Today in Weather History:
for this day May 19



May 19, 1780
The infamous "dark day" in New England tradition. At noon it was nearly as dark as night. Chickens went to roost, and many persons were fearful of divine wrath. The phenomena was caused by forest fires to the west of New England. (David Ludlum)



May 19, 1955
Lake Maloya NM received 11.28 inches of rain in 24 hours to establish a state record. (The Weather Channel)



May 19, 1975
Thunderstorms produced golf ball size hail and wind gusts to 110 mph in Minnesota, between Fridley and Hugo. Fifty persons were injured. The hail and high winds destroyed fifty mobile homes, and a dozen aircraft, and also destroyed a third of the Brighton Elementary School. (The Weather Channel)



May 19, 1987
Thunderstorms in Texas produced thirteen inches of rain northwest of Lavernia. The heavy rain, along with golf ball size hail, destroyed eighty percent of the crops in the area, while high winds toppled trees. Golf ball size hail was also reported south of Dallas and around San Antonio. Up to eight inches of rain drenched Guadelupe County. (The National Weather Summary)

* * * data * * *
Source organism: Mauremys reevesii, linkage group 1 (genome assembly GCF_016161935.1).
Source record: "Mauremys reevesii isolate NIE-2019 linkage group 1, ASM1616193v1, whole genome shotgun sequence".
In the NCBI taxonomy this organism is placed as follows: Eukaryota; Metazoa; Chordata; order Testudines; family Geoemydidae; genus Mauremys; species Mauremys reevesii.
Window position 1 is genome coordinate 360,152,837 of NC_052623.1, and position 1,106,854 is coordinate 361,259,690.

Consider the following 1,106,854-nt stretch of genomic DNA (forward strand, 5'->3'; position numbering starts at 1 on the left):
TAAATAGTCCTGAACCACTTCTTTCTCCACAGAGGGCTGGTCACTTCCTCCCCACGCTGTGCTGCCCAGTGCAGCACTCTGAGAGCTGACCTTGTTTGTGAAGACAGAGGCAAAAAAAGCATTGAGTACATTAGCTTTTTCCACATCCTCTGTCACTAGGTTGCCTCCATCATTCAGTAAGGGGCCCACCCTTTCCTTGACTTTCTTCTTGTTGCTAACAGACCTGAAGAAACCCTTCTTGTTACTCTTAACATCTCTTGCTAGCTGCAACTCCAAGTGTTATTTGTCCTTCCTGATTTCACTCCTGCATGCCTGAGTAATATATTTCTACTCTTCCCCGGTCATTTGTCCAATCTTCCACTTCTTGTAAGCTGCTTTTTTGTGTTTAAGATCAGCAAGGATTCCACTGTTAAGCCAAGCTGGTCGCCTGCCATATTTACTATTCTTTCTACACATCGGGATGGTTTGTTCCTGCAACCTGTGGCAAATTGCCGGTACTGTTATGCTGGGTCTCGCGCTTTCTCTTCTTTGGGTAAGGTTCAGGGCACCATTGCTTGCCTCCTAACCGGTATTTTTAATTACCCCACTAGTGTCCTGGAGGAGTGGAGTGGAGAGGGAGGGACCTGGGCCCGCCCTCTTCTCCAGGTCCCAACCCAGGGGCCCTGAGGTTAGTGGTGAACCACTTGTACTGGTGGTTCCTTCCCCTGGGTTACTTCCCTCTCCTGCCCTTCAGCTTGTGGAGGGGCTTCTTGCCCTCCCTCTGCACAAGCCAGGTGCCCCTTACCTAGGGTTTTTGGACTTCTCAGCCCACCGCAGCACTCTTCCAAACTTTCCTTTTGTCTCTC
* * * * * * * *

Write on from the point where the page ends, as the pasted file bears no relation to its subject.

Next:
May 19, 1988
Severe thunderstorms in southwest Texas produced hail as large as tennis balls around Midland, with the hail accumulating up to a foot deep. Showers and thunderstorms in the Middle Atlantic Coast Region produced 3.5 inches of rain near Schuylkill PA. (The National Weather Summary)



May 19, 1989
Thunderstorms developing ahead of a cold front spawned ten tornadoes from Illinois to Tennessee during the afternoon and night. Snow, wind and cold prevailed in the Northern Plateau Region and the Northern Rockies. Dixie, ID, was blanketed with nine inches of snow, winds gusted to 87 mph at Choteau MT, and the temperature at Crater Lake, OR, dipped to 11 degrees. (Storm Data)



May 19, 1990
Thunderstorms deluged Hot Springs AR with thirteen inches of rain in nine hours resulting in a devastating flood. Two waves of water, four to six feet deep, swept down Central Avenue flooding stores and the famous bathhouses on Bathhouse Row. Water released from Lake Hamilton devastated the area between it and Remmel Dam. The 500 foot Carpenter Dam Bridge across Lake Catherine was completely washed away, as were cabins and mobile homes near the lake, many of which flowed right over the top of Remmel Dam. (The National Weather Summary)


Data courtesy of WeatherForYou